An aerial view of empty streets of Lagos, Nigeria's most populous city.
CNN  — 

Lockdown restrictions will be eased in Lagos, the state’s governor Babajide Sanwo-Olu confirmed in a public address Wednesday.

Strict measures to contain the coronavirus have been in place since late March, but a “controlled easing phase” will begin on May 4 that will allow offices, business, markets, and stores to resume operation with limited hours and staff capacity.

Schools and religious buildings will remain closed for now, with new standards of sanitation to be imposed on public transport such as compulsory masks and hand-washing facilities.

In an interview with CNN ahead of the address, Governor Sanwo-Olu described the measures as a “little bit of a breather” for Lagosians but warned that this was not a return to normal and that the threat of the virus would remain for the foreseeable future.

Increasing capacity

Lagos has been the epicenter of the outbreak in Nigeria with 1, 084 confirmed cases and 28 deaths as of May 2nd , and the governor warned citizens to expect more bad news as tests increase.

“I would say we are getting to peak season,” said Sanwo-Olu. “We will still see numbers because testing is now ramped up.”

Testing was limited by a lack of available kits in the early days of the outbreak, he said. Around 8,000 people had been tested from a population of more than 20 million.

But the state’s capacity has since expanded with four centers now accredited to conduct tests with a target of 1,000 a day in total.

Governor Sanwo-Olu was scathing about the emergence of private health facilities offering sub-standard and exploitative treatments.

“(Some) private hospitals don’t understand the protocols to manage the preparation of staff to make sure they are safe to treat Covid-19 patients,” he said. “The ones attempting to make financial benefit…we have closed some down.”

Relief measures

The Nigerian government had previously announced a raft of relief measures aimed at mitigating the economic damage of the outbreak, such as reducing interest on loans and the creation of a credit facility for households and small and medium enterprises.

The governor said further assistance would be forthcoming, including through new grants and work with the private sector to minimize redundancies. He did not volunteer details of how private companies would be supported or incentivized not to cut staff.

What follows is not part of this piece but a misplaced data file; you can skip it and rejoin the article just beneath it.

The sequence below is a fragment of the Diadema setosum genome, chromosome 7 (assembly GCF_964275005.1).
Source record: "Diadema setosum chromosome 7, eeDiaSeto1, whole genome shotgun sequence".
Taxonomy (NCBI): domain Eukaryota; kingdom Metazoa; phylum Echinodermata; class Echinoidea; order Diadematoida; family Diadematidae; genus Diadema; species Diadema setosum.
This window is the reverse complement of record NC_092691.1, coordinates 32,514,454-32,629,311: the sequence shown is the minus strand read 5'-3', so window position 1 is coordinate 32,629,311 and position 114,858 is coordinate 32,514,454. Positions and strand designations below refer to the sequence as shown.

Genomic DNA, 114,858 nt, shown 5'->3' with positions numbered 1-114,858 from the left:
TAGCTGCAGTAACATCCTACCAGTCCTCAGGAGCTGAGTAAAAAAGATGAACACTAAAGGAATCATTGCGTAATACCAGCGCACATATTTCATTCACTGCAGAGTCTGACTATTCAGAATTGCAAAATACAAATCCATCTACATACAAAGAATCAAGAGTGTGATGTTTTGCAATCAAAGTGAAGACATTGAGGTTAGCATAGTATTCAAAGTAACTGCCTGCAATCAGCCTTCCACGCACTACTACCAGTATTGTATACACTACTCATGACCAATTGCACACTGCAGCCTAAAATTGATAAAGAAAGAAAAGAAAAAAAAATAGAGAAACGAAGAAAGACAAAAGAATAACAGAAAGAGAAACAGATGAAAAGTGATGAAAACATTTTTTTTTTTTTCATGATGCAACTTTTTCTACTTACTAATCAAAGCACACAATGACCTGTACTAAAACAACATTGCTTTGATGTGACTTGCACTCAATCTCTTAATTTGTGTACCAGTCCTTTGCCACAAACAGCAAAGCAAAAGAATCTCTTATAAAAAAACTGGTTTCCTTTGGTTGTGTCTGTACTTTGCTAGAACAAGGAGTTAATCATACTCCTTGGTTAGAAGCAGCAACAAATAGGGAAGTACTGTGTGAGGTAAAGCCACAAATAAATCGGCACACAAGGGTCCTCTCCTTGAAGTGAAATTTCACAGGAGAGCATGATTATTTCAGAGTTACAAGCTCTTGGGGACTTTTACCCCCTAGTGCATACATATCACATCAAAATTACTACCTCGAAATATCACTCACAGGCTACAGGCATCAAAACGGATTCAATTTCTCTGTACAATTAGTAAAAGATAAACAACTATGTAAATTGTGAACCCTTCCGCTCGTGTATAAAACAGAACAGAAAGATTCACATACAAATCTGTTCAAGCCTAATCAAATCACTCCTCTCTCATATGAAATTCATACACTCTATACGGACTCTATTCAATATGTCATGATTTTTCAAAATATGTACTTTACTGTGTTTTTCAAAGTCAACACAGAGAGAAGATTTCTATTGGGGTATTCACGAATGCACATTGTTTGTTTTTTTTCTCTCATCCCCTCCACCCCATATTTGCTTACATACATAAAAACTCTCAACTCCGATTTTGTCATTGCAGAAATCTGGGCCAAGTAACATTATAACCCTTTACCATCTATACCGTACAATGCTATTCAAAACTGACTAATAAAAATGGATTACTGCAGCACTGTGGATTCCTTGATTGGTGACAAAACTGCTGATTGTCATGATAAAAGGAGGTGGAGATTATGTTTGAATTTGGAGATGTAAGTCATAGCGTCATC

Sanwo-Olu also defended the state’s record on tackling poverty and hardship during the crisis, with CNN having reported that many insecure workers face a choice of working or going hungry, and cannot isolate at home.

Relief efforts were targeting “the bottom of the pyramid - the vulnerable, the elderly, and physically challenged,” said Sanwo-Olu, claiming the state had provided food to 800,000 households. “The point was not for everyone to get it, the point was for the vulnerable to get it.”

The governor said his administration had been working with religious and minority groups to ensure supplies reached the areas of greatest need, and was working alongside philanthropists to coordinate relief efforts.

People walk in a crowded market in defiance to a social spacing order, to make last minute shopping ahead of a curfew, at the Mushin Market in Lagos, on March 30, 2020.

No return to normal

Despite the loosening of restrictions in Lagos, Sanwo-Olu reiterated that many would remain in place.

“Zoom meetings could become a way of life” for people in non-essential occupations, he suggested, adding that large gatherings remained a distant prospect.

In the governor’s subsequent address he re-imposed a curfew between 8pm and 6am, a ban on interstate travel, and closures on cinemas, bars, clubs, parks, gyms, and salons.

A new measure was also introduced: a hotline for whistleblowers to report people breaking the rules.

The message was clear. Restrictions may be easing, but Lagos will not be returning to business as usual anytime soon.

Ifeanyi Abraham contributed to this report.